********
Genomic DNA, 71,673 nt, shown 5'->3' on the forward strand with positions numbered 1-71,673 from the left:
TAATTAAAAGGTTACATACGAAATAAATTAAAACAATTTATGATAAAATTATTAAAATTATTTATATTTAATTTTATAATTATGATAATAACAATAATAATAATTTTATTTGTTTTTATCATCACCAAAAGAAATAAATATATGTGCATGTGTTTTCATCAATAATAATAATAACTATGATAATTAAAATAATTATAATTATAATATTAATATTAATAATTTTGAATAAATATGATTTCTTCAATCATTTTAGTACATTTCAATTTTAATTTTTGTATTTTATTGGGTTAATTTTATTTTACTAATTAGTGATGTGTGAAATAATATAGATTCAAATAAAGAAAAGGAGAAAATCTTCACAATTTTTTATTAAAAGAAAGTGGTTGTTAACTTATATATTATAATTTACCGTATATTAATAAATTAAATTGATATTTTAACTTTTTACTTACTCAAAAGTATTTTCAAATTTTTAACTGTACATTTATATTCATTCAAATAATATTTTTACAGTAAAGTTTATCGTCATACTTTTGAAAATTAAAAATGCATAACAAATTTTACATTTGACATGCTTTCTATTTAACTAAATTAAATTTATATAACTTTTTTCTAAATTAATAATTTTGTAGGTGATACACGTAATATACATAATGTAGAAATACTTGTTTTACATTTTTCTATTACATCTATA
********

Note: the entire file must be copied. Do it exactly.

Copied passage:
Genomic DNA, 71,673 nt, shown 5'->3' on the forward strand with positions numbered 1-71,673 from the left:
TAATTAAAAGGTTACATACGAAATAAATTAAAACAATTTATGATAAAATTATTAAAATTATTTATATTTAATTTTATAATTATGATAATAACAATAATAATAATTTTATTTGTTTTTATCATCACCAAAAGAAATAAATATATGTGCATGTGTTTTCATCAATAATAATAATAACTATGATAATTAAAATAATTATAATTATAATATTAATATTAATAATTTTGAATAAATATGATTTCTTCAATCATTTTAGTACATTTCAATTTTAATTTTTGTATTTTATTGGGTTAATTTTATTTTACTAATTAGTGATGTGTGAAATAATATAGATTCAAATAAAGAAAAGGAGAAAATCTTCACAATTTTTTATTAAAAGAAAGTGGTTGTTAACTTATATATTATAATTTACCGTATATTAATAAATTAAATTGATATTTTAACTTTTTACTTACTCAAAAGTATTTTCAAATTTTTAACTGTACATTTATATTCATTCAAATAATATTTTTACAGTAAAGTTTATCGTCATACTTTTGAAAATTAAAAATGCATAACAAATTTTACATTTGACATGCTTTCTATTTAACTAAATTAAATTTATATAACTTTTTTCTAAATTAATAATTTTGTAGGTGATACACGTAATATACATAATGTAGAAATACTTGTTTTACATTTTTCTATTACATCTATA